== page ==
Monday, January 27, 2014

Eloi: Plural name for God recognized in ancient Aramaic

On the cross Jesus is to have reported to have said in his native ancient Aramaic, "Eloi! Eloi! Lamasabacthani" Through about 20 translations into the King James I think it says, "My God My God Why hast thou forsaken me?"

But, this is a mistranslation because of how many different languages it was sent through to English.

First of all "Eloi" is a plural noun for God whereas then the ancient way of saying this would be "Gods" and not "God" like we do today.

Second, what he actually said in a direct translation from Aramaic to English meant literally, "My Gods! My Gods! How thou hast Glorified me!" So, it is amazing what he really said instead of "My God! My God! Why hast thou forsaken me!"

To a person that was not Jesus it might be logical that he would say on the cross that he had been forsaken. But, none of you or I were Jesus who was more exceptional a man than you or I. So, to him if he had supernatural ability to make water into wine and could multiply food likely he could also be precognitive and to actually know that today in 2014 that there would be over 1 billion Christians on earth today. So, because of this saying literally, "My Gods! My Gods! How thou hast glorified me!" would actually make more sense for a person enlightened to that point of full realization. In places like India and Tibet where documentation of multiple people with abilities like this for thousands of years this makes more sense in that cultural context of spirituality and religiosity combined than it might in the context of the middle east where people might view all this in a slightly different context and becomes even less understood in European more materialistic points of view as it moved to the U.S. and North and South America over the last 500 years.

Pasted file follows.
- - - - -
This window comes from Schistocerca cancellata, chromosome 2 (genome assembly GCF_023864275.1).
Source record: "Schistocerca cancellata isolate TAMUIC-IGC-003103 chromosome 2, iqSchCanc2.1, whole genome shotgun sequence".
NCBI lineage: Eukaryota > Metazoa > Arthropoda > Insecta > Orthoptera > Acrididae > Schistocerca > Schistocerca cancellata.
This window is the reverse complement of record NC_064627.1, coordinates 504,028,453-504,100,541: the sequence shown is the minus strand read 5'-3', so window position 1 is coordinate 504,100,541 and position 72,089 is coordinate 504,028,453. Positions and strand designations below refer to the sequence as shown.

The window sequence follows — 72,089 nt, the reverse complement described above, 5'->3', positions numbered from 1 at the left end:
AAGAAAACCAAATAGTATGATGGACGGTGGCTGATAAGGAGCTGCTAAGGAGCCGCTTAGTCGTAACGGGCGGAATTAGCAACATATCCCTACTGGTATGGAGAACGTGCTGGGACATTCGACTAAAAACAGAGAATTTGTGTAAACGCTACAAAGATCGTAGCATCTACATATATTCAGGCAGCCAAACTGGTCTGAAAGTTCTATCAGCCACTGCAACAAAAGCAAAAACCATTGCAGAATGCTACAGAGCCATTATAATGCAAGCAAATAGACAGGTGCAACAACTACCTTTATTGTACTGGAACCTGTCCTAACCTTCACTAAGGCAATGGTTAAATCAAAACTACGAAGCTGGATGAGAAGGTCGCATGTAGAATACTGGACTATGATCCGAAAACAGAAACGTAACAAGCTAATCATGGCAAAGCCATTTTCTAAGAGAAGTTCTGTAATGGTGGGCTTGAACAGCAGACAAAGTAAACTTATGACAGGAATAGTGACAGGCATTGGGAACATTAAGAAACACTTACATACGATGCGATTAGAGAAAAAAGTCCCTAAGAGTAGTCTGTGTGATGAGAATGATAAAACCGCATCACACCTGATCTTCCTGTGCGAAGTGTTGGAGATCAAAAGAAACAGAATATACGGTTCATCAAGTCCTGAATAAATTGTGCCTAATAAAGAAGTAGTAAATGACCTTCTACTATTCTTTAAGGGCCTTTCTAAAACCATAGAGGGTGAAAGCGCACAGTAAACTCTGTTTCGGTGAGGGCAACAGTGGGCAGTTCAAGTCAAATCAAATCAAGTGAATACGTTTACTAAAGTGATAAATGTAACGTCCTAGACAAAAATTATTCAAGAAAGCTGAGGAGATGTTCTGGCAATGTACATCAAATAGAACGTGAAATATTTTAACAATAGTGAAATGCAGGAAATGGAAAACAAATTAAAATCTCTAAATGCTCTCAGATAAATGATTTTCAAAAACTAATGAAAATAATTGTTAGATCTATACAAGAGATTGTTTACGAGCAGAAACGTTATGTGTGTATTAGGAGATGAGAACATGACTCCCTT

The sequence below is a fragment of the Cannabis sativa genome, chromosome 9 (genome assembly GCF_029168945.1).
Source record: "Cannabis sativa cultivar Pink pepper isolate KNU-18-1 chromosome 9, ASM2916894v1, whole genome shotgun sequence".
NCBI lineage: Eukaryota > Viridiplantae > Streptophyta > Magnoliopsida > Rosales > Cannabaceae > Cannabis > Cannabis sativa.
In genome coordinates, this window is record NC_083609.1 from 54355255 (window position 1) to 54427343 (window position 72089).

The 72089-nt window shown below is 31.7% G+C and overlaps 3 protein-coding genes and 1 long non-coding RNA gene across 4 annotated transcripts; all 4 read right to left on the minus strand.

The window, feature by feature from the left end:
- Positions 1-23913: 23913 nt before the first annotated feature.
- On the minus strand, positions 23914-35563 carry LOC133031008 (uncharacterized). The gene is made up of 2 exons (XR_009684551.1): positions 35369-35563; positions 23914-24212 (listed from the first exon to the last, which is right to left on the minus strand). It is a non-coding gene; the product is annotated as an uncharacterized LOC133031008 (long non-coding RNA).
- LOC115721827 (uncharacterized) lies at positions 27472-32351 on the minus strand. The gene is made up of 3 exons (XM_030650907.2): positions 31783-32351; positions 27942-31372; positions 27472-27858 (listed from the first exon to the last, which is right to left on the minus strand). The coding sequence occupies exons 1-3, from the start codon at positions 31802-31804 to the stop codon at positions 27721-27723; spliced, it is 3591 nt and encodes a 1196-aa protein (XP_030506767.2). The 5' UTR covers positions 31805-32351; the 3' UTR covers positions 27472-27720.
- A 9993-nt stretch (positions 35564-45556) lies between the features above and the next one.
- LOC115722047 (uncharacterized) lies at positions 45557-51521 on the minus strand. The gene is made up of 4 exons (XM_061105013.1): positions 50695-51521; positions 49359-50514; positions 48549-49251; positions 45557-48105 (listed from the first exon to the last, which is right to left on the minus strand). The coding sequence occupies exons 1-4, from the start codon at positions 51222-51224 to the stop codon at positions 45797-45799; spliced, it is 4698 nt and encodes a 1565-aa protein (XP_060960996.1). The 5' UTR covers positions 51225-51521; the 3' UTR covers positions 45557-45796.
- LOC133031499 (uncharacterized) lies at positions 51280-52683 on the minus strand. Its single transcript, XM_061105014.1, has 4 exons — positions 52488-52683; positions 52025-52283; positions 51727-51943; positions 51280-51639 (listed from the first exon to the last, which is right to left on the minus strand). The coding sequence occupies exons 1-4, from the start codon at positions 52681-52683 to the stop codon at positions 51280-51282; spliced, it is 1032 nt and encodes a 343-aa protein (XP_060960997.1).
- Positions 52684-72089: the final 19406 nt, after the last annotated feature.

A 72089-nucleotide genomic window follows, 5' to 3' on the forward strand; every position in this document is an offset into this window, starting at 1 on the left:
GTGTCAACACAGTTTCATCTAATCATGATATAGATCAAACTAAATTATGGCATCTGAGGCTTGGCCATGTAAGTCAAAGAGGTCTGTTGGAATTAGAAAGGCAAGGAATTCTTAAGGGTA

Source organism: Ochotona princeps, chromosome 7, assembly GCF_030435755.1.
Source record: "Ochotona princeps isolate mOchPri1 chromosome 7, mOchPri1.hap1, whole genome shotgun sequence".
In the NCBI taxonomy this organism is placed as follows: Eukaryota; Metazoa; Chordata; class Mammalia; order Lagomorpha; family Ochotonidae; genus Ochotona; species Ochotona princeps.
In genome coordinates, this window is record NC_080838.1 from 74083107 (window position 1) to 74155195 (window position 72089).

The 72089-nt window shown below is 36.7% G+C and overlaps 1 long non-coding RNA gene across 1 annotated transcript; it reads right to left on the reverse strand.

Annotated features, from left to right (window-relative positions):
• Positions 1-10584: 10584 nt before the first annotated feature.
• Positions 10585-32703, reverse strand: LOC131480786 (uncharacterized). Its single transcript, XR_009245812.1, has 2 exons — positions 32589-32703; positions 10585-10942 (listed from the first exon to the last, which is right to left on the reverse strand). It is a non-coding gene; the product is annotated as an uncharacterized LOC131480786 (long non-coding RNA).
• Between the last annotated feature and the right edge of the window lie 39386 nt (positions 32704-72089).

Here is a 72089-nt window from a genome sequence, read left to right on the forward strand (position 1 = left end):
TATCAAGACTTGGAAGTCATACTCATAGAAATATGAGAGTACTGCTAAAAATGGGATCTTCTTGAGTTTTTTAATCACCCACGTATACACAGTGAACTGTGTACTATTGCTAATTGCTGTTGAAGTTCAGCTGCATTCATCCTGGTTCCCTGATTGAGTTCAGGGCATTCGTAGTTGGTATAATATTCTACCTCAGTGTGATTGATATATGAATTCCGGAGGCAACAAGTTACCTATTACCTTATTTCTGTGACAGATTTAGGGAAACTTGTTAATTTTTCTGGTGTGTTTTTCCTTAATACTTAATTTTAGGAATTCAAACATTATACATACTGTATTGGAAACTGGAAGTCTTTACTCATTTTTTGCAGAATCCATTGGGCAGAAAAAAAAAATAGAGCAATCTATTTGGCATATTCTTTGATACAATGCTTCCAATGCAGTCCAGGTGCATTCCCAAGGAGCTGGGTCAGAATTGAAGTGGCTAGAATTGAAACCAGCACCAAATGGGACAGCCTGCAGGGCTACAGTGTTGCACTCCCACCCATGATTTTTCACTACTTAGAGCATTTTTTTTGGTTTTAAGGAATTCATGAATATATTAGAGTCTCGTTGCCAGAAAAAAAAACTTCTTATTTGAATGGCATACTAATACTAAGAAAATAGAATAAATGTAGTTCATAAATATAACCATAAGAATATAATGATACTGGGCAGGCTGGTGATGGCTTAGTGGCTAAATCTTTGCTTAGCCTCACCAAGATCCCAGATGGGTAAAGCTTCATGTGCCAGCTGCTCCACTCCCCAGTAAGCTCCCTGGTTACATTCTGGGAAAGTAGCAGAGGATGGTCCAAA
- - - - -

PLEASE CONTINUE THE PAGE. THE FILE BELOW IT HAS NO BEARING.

So, maybe it might make more sense if he is actually saying "My Gods! My Gods!" that he was thinking in an almost Zeus or Odin Context of there being multiple Creators of the Galaxy or Universe (depending upon what cultural context he was saying this in).

But, if in popular culture it was common to people he knew to say, "My Gods" (as his family) then he might have been referring to a pantheon of Gods since he was near to Greece at that time and scholars would have known in Israel about Zeus and the other Gods. So, likely saying still at this cultural point in time "Gods" or "Eloi" would make much more sense then than it would to us here in 2014 here on Earth.

Even when I grew up in the 1950s my parents believed in their religion of the Elohim which is a westernization of the "Eloi" of Aramaic times 2000 years ago. What I was taught was that there were  7 Elohim that created the Solar System and likely the Milky Way Galaxy. So, when I heard a scholar who was able to translate Aramaic directly into English without going through 5 or 10 languages and heard what Jesus actually said on the cross it made a lot of sense to a 10 year old boy listening to an Aramaic to English Scholar actually from the middle East speak at a Gathering in Los Angeles around 1958.

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